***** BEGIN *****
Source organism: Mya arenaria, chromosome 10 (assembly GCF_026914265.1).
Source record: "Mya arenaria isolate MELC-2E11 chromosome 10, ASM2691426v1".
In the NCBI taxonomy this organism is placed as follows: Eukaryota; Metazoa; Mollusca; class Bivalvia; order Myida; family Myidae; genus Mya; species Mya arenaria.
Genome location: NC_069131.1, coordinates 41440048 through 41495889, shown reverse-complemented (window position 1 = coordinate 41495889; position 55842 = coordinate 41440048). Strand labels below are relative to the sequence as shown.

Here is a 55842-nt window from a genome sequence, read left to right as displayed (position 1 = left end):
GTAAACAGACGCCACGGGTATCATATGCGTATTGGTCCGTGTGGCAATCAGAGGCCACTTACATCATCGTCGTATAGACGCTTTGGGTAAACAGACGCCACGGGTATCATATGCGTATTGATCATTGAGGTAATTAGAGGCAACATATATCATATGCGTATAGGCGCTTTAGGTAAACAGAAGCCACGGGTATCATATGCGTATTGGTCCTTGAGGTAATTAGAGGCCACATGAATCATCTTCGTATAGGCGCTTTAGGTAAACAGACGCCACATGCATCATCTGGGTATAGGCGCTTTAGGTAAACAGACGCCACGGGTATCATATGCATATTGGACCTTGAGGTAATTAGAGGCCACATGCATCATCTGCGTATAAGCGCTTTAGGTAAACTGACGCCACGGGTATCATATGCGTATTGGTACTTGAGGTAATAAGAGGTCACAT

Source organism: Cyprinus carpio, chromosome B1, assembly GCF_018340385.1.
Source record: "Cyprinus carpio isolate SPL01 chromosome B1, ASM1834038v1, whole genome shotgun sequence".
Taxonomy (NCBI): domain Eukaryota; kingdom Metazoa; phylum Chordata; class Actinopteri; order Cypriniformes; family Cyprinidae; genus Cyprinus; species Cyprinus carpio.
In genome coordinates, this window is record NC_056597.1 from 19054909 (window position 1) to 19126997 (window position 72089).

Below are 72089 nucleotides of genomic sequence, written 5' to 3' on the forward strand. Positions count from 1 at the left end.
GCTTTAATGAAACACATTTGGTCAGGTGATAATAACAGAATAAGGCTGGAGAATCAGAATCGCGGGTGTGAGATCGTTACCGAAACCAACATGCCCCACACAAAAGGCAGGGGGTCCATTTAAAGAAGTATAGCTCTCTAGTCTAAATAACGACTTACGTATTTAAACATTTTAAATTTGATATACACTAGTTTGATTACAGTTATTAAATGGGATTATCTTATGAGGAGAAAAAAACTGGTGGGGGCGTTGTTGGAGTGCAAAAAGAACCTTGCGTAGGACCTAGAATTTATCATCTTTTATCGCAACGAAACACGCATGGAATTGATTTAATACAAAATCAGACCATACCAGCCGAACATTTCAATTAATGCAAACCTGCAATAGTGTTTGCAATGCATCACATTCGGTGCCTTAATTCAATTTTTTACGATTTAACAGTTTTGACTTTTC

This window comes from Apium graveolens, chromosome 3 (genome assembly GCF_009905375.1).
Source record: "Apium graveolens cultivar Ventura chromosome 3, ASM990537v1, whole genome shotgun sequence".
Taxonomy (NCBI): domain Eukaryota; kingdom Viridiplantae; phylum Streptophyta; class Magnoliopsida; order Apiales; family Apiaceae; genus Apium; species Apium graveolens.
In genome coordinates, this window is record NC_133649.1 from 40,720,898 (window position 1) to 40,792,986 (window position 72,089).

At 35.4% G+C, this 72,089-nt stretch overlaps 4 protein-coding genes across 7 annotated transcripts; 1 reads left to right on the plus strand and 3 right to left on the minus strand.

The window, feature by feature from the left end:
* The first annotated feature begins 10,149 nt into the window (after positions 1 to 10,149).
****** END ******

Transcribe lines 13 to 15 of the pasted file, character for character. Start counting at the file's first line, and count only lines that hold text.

This window comes from Apium graveolens, chromosome 3 (genome assembly GCF_009905375.1).
Source record: "Apium graveolens cultivar Ventura chromosome 3, ASM990537v1, whole genome shotgun sequence".
Taxonomy (NCBI): domain Eukaryota; kingdom Viridiplantae; phylum Streptophyta; class Magnoliopsida; order Apiales; family Apiaceae; genus Apium; species Apium graveolens.